“We really embrace our name,” Jade says. “We show a wide array of media, content, and style. That’s in our mission statement, and you can see it in our shows. We go drastically from one concept to another, and with each idea we want to push it as far as we can. Quality is the equalizer, and a sense of innovation. I love to show people who are taking chances and doing things that we’re not seeing in other places.”

“Gamut Gallery is more than just an art gallery, as compared to your typical commercial gallery,” Jade continues. “We’ve taken on this idea of social space and experience, the art of the happening. When we have openings, we want to celebrate the work of our artists. Performance, movement, music in response to or in conversation with the work on our walls—that’s a critical ingredient of what we do at Gamut. We’ve had artist talks with Robyne Robinson, Drew Peterson, Joan Vorderbruggen, Tricia Khutoretsky, Nathaniel Smith, Jesse Draxler, Ash Marlene Hane, Angela Sprunger and more. We’ve had shows like Minimum Wage, If These Walls Could Talk, Chido, the list goes on.”


Post Mo’ Bills Exhibit Finale (7/26/2014)


Post Mo’ Bills Exhibit Finale (7/26/2014)

“We’ve worked so far with two artists who were recipients of the Minnesota State Artist’s Initiative Grant, and—if we are able to find a new space—our next exhibit will feature a third.”

“Likewise, with the street artists responsible for Middle Class Aspirations, our current show. In my humble opinion, Wundr and Biafra Inc. are currently the city’s best and most prolific graffiti artists. And photographer Urban Camper has been right there with them.”

Middle Class Aspirations

“Middle Class Aspirations makes a lot of sense for us as a final exhibit in this space,” Jade says. “Everybody behind Gamut Gallery is a quote-unquote ‘regular person.’ We’re not trust-fund inheritants, we’re not born and bred into art school. We’re definitely not disadvantaged, either. We realize we have a lot going for us. But we really have a by-the-people, for-the-people outlook. That’s part of our character and the character of the space.”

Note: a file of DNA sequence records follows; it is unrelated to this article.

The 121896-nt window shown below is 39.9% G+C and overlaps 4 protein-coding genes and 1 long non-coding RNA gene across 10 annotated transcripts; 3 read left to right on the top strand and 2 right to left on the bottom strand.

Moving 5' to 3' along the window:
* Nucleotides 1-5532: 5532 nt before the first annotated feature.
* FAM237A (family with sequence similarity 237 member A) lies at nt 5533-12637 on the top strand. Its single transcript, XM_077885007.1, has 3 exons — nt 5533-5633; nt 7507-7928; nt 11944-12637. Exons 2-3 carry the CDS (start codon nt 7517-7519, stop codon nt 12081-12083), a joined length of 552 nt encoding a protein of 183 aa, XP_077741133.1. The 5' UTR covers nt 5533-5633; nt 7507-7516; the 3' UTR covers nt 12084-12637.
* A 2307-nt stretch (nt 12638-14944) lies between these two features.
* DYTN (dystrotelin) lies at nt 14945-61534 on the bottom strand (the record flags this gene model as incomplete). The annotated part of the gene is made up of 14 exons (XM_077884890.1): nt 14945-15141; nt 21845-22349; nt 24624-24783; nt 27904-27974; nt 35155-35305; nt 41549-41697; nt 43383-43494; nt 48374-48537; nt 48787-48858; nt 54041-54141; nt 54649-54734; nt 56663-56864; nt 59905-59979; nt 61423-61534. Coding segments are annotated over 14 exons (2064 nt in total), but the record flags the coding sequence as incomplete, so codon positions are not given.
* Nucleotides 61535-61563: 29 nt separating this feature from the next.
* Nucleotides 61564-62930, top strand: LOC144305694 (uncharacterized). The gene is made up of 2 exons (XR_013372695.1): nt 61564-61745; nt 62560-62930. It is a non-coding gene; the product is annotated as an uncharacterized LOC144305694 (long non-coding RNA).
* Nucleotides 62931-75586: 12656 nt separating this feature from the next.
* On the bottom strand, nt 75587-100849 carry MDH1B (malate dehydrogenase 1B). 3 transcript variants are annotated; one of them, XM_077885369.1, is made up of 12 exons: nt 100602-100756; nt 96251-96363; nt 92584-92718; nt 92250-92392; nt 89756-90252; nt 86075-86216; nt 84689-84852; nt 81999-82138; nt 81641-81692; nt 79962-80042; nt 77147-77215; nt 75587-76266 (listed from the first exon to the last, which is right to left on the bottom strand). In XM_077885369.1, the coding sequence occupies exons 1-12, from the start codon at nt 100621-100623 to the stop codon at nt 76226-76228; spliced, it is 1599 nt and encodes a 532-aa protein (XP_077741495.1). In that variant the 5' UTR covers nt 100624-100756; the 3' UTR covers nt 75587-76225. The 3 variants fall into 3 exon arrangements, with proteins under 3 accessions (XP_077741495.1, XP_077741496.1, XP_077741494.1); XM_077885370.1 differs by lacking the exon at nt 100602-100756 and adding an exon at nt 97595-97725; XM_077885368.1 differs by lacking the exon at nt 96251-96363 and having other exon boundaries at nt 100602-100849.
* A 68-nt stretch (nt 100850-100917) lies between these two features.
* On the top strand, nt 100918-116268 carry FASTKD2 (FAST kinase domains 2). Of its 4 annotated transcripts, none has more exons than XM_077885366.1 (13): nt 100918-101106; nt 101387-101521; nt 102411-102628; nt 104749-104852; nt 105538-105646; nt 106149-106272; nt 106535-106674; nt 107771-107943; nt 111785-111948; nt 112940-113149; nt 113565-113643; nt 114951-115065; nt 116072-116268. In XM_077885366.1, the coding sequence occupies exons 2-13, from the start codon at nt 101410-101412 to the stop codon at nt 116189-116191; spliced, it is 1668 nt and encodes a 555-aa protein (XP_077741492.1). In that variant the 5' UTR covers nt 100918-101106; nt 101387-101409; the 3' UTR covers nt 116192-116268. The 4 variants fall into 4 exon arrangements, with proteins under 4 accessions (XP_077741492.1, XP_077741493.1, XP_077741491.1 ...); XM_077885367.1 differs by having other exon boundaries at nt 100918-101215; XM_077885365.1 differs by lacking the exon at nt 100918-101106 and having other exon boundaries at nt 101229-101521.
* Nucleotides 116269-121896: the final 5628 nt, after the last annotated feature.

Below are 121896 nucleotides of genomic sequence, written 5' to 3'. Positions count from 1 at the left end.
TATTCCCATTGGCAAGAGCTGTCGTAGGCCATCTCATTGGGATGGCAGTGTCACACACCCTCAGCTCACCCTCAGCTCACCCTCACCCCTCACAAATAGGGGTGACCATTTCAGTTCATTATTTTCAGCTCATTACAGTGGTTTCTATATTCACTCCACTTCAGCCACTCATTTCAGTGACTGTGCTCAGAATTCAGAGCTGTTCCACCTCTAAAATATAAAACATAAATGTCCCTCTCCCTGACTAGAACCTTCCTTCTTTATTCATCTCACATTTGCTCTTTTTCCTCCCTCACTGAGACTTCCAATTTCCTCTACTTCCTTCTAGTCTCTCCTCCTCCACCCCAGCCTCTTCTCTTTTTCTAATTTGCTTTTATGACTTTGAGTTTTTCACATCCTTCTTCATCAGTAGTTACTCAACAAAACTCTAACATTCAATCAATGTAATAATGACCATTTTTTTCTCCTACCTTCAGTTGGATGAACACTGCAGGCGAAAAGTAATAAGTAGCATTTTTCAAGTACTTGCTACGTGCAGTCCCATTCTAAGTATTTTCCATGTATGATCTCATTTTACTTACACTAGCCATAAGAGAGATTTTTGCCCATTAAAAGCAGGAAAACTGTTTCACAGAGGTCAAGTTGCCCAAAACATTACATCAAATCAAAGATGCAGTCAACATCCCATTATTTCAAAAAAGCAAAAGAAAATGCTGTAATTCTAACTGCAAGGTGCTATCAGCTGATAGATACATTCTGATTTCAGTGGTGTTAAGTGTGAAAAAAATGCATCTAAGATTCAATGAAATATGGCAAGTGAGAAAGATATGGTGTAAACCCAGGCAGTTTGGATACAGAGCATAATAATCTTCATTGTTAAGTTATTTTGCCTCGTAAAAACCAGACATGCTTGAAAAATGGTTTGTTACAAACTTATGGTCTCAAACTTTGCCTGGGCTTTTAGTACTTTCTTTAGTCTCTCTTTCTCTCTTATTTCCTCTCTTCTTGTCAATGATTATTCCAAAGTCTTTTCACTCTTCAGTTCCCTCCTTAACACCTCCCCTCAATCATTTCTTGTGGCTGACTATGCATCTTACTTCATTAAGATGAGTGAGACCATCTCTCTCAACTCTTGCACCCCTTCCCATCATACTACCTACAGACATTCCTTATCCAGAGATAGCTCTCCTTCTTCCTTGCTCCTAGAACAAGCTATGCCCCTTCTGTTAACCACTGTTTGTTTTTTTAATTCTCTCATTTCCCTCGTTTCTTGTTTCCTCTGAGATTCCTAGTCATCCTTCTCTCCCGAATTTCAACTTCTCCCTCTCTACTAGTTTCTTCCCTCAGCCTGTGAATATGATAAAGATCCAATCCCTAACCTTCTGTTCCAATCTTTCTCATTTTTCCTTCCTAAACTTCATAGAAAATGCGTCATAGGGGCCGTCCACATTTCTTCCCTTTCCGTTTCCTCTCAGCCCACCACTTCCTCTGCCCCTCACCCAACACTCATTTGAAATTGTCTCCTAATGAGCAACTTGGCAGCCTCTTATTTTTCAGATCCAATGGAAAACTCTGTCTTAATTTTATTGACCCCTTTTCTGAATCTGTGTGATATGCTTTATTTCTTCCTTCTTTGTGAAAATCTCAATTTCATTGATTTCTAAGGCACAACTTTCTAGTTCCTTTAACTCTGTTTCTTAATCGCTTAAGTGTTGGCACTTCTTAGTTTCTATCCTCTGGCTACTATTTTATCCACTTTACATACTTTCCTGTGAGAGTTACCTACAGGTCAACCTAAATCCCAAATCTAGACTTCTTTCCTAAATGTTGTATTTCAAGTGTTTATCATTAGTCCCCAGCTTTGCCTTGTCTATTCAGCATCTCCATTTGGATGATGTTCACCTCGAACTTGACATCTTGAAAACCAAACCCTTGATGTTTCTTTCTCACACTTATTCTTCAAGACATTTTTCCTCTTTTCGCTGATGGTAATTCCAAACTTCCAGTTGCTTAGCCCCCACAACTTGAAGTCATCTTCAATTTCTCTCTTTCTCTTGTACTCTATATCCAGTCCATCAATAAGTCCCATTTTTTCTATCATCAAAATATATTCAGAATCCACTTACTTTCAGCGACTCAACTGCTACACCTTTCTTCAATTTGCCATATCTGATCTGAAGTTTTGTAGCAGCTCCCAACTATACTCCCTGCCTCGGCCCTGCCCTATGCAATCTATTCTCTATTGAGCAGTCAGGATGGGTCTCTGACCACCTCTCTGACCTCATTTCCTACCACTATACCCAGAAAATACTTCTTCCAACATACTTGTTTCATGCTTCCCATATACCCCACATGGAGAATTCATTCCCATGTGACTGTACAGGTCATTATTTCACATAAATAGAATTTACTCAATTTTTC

Photo from Middle Class Aspirations - Courtesy Gamut Gallery

Middle Class Aspirations Opening(6/11/2015)

“We are the middle class,” Cassie says. “Middle Class Aspirations really fits who we are.”

Photo from Middle Class Aspirations - Courtesy Gamut Gallery
Middle Class Aspirations Opening(6/11/2015)

Jade nods. “If we’re able to go on and expand, I can tell you for sure that we will not be following the path of the typical commercial art gallery, who, frankly, has to cater to and chase around millionaires to get them to buy ten, twenty, thirty thousand dollar pieces to be able to sustain their business. We want to go in the opposite direction. We want to be accessible to anyone. We want to have artwork that people can afford, and to have other ways that people can show their support for us, too.”

We’ve been talking for a couple of hours now, though Jade and Cassie and I had originally thought to chat for an hour at most. The twins are ready for their nap, and we grownups are ready to get out of the heat. I ask Jade and Cassie if they have any last words to impart.

“We are just so grateful,” Jade says. “I want to express our sincere gratitude to the Twin Cities arts and culture community, including the press, and all the ways that everyone has supported us. We have these great artists and their amazing artwork, and we can put it up on the wall. But if nobody comes to see it, it doesn’t work.”

Photo from Middle Class Aspirations - Courtesy Gamut Gallery
Middle Class Aspirations Opening(6/11/2015)

“On opening night when people come and get excited about what they’re seeing, and go home to tell their friends, there’s this ripple effect,” Cassie says. “It’s just the best feeling.”

Middle Class Aspirations is the last exhibit for Gamut Gallery in the 1006 Marquette Avenue space. The exhibit finale will take place on Thursday, June 25th from 6pm to 10pm. Friends and staff of Gamut will speak about the gallery and toast to the good times. Carnage the Executioner will close out the night with his signature vocal stylings.

“We’ll have a goodbye-for-now party, one last hurrah, probably near the end of July,” Jade says. “Stay tuned!”

Wahida Omar

All images provided courtesy of Gamut Gallery -used with permission.